A Piece of Cake

It should have been simple enough for the mining bots. But, you know the English expression about cake? Maybe it doesn’t apply to kozunak.

The Easter-bread ingredients weren’t easy to come by. Glucose syrup and yeast cultures came from the bio-labs and could be had for a few favors, but I nearly had to sell my soul for lemon and vanilla. The closest thing to eggs and flour were protein and fiber feed-stocks for the food printers. Getting my robots to hollow out a small asteroid to act as an oven was easy, just very illegal. So was pressurizing the metallic asteroid and aiming a mining laser at it.

But it worked! Warm in the asteroid’s shell, the yeast started turning carbohydrates and oxygen into alcohol and carbon dioxide. The dough began to rise. I set the laser to increase its intensity over a 24-hour period, so the hot metal of the asteroid would bake the dough inside. Heated air could escape through a valve I had the robots drill at an angle, so the oven would spin in place rather than zoom off into deep space. After a day, I could have the robots bring the (now cool) oven into the station and crack it like an egg to get at the finished Easter bread.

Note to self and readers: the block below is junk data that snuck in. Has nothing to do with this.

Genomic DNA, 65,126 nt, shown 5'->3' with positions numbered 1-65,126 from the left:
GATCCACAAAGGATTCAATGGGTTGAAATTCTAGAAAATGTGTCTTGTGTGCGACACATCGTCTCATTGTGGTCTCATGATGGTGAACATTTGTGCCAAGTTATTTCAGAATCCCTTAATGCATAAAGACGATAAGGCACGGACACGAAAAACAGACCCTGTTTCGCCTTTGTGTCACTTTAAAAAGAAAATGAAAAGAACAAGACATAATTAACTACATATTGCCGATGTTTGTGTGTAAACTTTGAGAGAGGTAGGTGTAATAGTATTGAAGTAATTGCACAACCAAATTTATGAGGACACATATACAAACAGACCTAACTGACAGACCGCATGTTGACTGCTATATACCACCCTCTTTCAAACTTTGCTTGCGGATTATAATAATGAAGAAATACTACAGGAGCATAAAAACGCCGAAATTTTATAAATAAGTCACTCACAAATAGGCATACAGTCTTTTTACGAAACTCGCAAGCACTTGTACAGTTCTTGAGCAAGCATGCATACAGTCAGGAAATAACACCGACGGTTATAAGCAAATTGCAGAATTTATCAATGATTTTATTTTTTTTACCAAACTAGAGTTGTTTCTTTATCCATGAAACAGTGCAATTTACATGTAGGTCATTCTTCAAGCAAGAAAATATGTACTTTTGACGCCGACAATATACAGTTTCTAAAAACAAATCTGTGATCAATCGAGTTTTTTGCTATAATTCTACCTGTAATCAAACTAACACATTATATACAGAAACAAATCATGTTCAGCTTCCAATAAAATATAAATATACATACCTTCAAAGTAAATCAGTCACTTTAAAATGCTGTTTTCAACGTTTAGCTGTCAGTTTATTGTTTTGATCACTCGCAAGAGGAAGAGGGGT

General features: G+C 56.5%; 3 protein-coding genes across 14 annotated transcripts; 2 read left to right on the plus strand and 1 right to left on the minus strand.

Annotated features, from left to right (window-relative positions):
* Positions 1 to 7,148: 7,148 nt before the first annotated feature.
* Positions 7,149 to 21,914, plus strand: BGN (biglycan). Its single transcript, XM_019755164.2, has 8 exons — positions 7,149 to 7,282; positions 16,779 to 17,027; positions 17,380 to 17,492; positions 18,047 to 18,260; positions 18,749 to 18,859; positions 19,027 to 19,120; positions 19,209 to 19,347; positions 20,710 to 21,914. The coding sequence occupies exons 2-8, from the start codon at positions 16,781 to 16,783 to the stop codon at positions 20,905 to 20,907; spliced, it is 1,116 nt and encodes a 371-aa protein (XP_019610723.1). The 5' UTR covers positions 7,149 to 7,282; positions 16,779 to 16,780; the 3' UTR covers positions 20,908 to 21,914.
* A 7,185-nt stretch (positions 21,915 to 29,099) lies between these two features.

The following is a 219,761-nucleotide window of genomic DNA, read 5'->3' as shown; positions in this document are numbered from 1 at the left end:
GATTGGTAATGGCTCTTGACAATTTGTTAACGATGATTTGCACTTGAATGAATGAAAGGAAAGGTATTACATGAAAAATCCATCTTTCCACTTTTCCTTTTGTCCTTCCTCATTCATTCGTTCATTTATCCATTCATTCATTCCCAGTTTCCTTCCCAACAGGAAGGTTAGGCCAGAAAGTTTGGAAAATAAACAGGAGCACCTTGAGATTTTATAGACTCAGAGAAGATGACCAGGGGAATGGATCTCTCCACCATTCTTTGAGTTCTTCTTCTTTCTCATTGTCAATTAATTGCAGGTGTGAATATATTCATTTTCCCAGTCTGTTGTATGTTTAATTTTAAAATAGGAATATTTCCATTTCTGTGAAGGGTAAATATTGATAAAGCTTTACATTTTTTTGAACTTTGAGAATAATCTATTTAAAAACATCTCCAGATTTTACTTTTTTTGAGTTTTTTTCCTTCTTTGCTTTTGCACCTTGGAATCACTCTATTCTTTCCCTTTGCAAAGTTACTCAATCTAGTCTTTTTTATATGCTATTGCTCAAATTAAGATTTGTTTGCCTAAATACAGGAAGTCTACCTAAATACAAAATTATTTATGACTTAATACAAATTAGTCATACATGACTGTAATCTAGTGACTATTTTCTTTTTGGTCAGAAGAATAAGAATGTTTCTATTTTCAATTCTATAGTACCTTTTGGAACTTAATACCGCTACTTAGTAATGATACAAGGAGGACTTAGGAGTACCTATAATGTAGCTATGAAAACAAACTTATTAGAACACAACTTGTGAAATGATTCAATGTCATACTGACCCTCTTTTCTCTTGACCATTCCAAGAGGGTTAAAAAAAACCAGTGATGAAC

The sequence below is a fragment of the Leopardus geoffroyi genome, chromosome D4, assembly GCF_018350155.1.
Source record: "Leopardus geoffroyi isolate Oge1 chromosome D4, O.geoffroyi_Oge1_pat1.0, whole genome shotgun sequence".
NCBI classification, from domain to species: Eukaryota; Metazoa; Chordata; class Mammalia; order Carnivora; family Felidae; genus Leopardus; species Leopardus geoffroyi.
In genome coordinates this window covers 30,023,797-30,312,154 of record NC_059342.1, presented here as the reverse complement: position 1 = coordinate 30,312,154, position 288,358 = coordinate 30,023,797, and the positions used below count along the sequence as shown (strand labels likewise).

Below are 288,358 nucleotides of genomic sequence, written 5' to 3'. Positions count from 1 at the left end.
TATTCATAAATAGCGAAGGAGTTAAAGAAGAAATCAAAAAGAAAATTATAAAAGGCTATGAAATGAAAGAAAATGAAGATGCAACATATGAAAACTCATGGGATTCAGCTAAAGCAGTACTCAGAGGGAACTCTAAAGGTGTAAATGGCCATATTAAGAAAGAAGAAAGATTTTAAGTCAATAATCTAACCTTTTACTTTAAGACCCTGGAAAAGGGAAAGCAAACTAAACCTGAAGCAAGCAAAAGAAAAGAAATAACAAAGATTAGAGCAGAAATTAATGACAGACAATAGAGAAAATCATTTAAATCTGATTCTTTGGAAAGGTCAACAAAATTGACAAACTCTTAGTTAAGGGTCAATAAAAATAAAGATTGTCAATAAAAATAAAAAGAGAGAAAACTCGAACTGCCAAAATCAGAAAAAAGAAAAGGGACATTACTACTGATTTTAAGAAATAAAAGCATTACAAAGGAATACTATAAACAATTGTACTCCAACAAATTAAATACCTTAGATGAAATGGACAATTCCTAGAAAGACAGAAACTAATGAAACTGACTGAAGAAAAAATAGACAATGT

It was all going well. I had had the physics of Easter bread all figured out, but biology is more complicated, and psychology is even worst.

I didn’t plan on the yeast growing as fast as it did. I really didn’t plan on Mendez noticing the hot rock and going to investigate. Why would he try to crack the oven open? And how could I have predicted his reaction to the dough when it came rushing out at him?

Long story short: no, alien life has not been discovered on the Ryugu Mining Station. Also, I’m coming home early. Happy Easter!

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